(CNSNews.com) - Former Food and Drug Administration Commissioner Scott Gottlieb told CBS’s “Face the Nation” on Sunday that the Centers for Disease Control and Prevention should provide literature to doctors on what methods are working when dealing with the coronavirus.
“We need to get literature to inform what is working and what is not. You heard 70% to 80% of people who get intubated succumb to their infections. Doctors are experimenting with more fluids," Gottlieb said.
"They're experimenting with high-flow oxygen. They're experimenting by putting patients in the prone position, meaning laying them on their stomachs when intubated. We should have literature published by the CDC to delineate what is working and what is not, so doctors take a more systematic, data-driven approach to these things,” he said.
Gottlieb said that “mitigation is clearly working” as evidenced by the slowing of cases “in the Northeast and the northern states.”
“The Sun Belt is going to be in for a tough week. We're going to see cases in the Sun Belt start to accelerate. I think the New York City health system is going to be brought right to the brink, but they're not going to go over. They're expanding their capacity to keep pace with their surge of demand, really a historic effort, and I don't think they're going to run out of ventilators,” he said.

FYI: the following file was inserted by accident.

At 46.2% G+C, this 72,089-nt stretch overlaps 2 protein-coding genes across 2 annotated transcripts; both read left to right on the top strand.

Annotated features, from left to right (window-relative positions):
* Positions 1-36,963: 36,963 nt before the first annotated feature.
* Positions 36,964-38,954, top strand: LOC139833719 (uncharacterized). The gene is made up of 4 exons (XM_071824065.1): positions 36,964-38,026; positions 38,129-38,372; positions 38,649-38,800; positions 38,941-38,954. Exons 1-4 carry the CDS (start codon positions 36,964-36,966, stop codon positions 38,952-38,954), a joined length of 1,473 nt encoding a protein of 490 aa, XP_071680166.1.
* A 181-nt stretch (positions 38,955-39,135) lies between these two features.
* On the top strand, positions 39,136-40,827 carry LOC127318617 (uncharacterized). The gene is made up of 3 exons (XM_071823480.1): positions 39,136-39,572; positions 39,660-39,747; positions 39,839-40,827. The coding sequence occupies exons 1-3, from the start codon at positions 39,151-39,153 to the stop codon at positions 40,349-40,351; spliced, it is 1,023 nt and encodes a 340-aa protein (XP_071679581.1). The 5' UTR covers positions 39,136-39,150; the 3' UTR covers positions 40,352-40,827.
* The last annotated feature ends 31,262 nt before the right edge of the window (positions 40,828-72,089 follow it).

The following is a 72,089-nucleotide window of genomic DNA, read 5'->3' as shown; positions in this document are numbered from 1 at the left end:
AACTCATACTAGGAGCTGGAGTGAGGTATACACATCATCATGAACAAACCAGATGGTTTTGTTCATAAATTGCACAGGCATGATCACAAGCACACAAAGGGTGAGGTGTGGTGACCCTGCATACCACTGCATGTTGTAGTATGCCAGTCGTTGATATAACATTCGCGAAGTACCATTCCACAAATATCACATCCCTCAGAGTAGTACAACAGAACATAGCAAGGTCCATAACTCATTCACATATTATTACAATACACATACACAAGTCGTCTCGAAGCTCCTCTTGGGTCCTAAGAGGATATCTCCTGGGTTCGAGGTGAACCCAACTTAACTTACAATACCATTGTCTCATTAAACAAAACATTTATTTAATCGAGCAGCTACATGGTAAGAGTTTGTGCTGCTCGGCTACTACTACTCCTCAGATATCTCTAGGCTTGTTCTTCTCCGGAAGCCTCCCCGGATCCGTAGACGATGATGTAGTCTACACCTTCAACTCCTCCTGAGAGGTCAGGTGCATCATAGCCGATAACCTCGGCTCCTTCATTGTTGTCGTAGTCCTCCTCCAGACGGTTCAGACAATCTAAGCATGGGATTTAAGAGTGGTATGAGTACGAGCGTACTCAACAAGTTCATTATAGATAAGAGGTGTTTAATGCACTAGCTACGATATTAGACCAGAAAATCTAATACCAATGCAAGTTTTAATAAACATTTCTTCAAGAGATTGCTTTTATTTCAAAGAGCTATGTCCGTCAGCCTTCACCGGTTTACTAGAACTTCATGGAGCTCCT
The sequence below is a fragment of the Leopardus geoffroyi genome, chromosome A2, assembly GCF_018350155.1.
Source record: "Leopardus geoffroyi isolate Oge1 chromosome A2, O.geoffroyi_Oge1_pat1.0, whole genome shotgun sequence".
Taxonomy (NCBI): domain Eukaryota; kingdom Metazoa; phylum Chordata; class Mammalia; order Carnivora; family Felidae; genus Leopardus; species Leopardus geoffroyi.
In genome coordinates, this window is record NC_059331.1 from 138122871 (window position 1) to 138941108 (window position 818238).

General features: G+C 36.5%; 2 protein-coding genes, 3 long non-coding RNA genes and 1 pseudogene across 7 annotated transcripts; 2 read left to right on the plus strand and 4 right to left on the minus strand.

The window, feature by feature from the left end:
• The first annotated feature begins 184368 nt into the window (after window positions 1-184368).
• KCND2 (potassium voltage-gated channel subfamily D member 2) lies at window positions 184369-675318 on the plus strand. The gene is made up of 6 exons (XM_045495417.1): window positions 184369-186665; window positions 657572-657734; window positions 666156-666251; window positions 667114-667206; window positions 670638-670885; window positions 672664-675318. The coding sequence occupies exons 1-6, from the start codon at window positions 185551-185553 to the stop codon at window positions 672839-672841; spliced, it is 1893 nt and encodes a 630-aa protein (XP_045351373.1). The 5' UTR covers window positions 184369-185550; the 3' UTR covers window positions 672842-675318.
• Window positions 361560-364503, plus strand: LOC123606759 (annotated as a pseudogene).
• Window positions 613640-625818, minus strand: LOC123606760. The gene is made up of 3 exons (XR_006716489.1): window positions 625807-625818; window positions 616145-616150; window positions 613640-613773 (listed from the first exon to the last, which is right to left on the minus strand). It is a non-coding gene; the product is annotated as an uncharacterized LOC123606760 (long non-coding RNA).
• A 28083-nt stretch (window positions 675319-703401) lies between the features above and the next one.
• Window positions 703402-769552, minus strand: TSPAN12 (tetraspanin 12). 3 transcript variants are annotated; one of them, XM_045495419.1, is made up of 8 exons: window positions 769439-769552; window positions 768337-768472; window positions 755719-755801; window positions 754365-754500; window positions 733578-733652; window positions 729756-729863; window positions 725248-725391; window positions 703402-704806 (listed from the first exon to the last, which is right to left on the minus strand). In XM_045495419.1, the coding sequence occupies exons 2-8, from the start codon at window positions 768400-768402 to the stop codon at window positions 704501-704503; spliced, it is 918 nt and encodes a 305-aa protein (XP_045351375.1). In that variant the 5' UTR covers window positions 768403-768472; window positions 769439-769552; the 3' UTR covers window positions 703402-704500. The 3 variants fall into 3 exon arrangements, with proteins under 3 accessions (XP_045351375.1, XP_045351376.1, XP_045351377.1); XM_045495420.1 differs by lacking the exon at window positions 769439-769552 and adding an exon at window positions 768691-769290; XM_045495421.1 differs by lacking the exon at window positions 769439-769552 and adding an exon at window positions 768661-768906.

“They're doing things to convert existing devices into ventilators, and I think they'll keep pace with it, but it's a historic effort that's underway in New York right now, and we should make no mistake what they're doing to keep pace with the increased demand. The demand will likely peak in the next week or two, so we'll see a severe strain on the New York City health care system at the same time that the cases in the south start to accelerate,” Gottlieb said.
When asked about some of the lessons we’re seeing in New York right now, Gottlieb said that the virus is not just causing severe outcomes in older Americans, a lot of young people are having bad outcomes and being intubated.
“There are pregnant women intubated and in hospitals right now. We need to understand that. There has been no serious publication by the CDC of the collective clinical experience in the United States right now. So doctors are making decisions based on anecdotes and their own experience,” and there’s really no excuse for that, he said.